If you have a vagina, then chances are vaginal itching is no mystery to you. What might be an enigma, however, is the intensity of that itching in the evening. So, if you've ever asked yourself, "Why does my vagina itch at night?" you aren't alone. Fortunately, there are ways to soothe your itchy vagina once you figure out what's going on down there.
To learn more about vaginal itching, Romper spoke with Dr. Patrice Harold, MD, Director of Minimally Invasive Gynecology at Detroit Medical Center's Hutzel Women's Hospital, Dr. Lakeisha Richardson, MD, an OB-GYN based in Greenville, Mississippi, and Dr. Sonia Bahlani, MD, an OB-GYN and pelvic pain specialist based in New York City.
Unfortunately, according to Harold, a whole host of factors might be responsible for the irritation you're experiencing at night. "Vaginal itching can be internal (vaginal) or external (vulvar, labial or perineal)," she says. "Common causes for external itching can be from contact irritation, like chemicals from soap, detergents, clothing, or infections, such as yeast infections, crabs, or scabies."
Vaginal yeast infections are a common cause of an itchy vagina, according to the Centers for Disease Control and Prevention (CDC), and a reported 1.4 million people go to the doctor each year to treat a yeast infection, which doesn't account for the unknown number of people treating their symptoms at home with over-the-counter remedies. The American College of Obstetricians and Gynecologists (ACOG) warns people with vaginal itching to not always assume it's a yeast infection, though, as similar symptoms could be the result of a dry vagina.
"Some women may suffer from dryness in vaginal and vulvar areas," Harold says. "That can cause itching and irritation as well." Fluctuating hormones might be to blame, according to the ACOG, which means your itchy vagina can get worse during menopause, peri-menopause, breastfeeding, and pregnancy.
As for why your vagina seems more itchy at night, Harold says "things tend to worsen at night because of increased awareness." During the day, we're usually moving around, focusing on other things, and are essentially preoccupied enough to overlook our symptoms. "Once you lie down at night and relax, your senses tend to become heightened," Harold explains.
Simply winding down at the end of the day might not be the only reason why your vagina itches at night, according to Bahlani. "It could be the body's natural circadian rhythm, an increase in inflammation at night, an increase in awareness, less distractions, or a change in temperature and moisture at night."
If you have an itchy vagina there's no need to panic, but it is important to pay attention to your body and consult a physician if necessary.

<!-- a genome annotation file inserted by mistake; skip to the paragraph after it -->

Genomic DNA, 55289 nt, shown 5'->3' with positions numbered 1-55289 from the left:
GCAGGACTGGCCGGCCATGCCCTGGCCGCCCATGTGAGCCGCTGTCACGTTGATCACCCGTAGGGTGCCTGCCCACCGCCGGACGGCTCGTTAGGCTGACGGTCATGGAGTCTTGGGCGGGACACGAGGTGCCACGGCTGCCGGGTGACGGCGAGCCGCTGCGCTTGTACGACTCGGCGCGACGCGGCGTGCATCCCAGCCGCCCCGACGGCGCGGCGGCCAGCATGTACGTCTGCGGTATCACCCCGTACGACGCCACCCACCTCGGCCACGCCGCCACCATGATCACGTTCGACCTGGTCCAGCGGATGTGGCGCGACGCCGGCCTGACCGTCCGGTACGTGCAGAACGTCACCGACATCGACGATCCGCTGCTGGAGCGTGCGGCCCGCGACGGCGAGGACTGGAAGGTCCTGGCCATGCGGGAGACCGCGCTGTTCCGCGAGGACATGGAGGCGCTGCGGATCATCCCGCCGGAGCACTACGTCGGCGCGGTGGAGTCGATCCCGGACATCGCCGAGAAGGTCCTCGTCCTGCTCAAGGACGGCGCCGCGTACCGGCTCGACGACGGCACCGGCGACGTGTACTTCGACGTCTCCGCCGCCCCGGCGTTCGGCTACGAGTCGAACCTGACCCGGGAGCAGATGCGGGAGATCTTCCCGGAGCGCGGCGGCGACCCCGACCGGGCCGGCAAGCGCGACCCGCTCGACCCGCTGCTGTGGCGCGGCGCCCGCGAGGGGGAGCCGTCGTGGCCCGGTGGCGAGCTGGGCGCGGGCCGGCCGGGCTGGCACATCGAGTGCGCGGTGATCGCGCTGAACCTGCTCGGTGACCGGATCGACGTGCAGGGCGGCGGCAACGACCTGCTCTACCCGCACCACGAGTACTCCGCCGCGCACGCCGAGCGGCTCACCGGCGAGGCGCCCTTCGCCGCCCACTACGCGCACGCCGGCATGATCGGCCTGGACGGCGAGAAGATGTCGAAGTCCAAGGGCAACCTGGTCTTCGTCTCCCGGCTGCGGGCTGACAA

Richardson adds that increased irritation at night may have to do with other bedroom activities, namely sex. "Sex can make symptoms worse. The vaginal tissue is very sensitive and when it is irritated the sensitivity increases," she says. Harold agrees, and says that "sex can also cause friction and worsen the symptoms of itching. It is best avoid sexual intercourse until the cause of the itching is diagnosed and treated."
Sex can worsen your symptoms because it can and often does alter the pH of the vagina, according to Bahlani. If there is less lactobacillus (good bacteria protecting vagina) in your vagina as the result of having sex, you're prone to more infections. Bahlani says that in order to help prevent an itchy vagina, "lubes are super important. Also, protect the pH of the vagina — no douching."
It's also helpful to pay attention to your body and any changes to your routine. "When you begin to have symptoms of vaginal itching or irritation, it's best review your history," Harold says. "Have you changed soaps or bath products, any new laundry detergents, are you wearing more tight fitting clothes? If so, avoid those products or clothing and if there is still no improvement, seek out medical attention."
It is safe to use over-the-counter creams externally to relieve itching, according to Richardson. But she also says that while a cream might relieve the symptoms, it will not treat the cause of the itching. "It is still important to follow up with your healthcare provider as soon as possible," she says.
And, the absolute worst thing you can do for an itchy vagina is scratch it, tempting as it is. "Don't scratch," Richardson warns. "Scratching makes the irritation worse and can cause breaks in the skin that increase the risk of secondary bacterial infections."
If you have an itchy vagina there's no need to panic, but it is important to pay attention to your body and consult a physician if necessary. "Remember that, as patients, you know your body best," Bahlani says. "If something seems off, if the itching is unrelenting, lasts over 24-48 hours, or is not helped by over-the-counter meds, I would seek medical attention."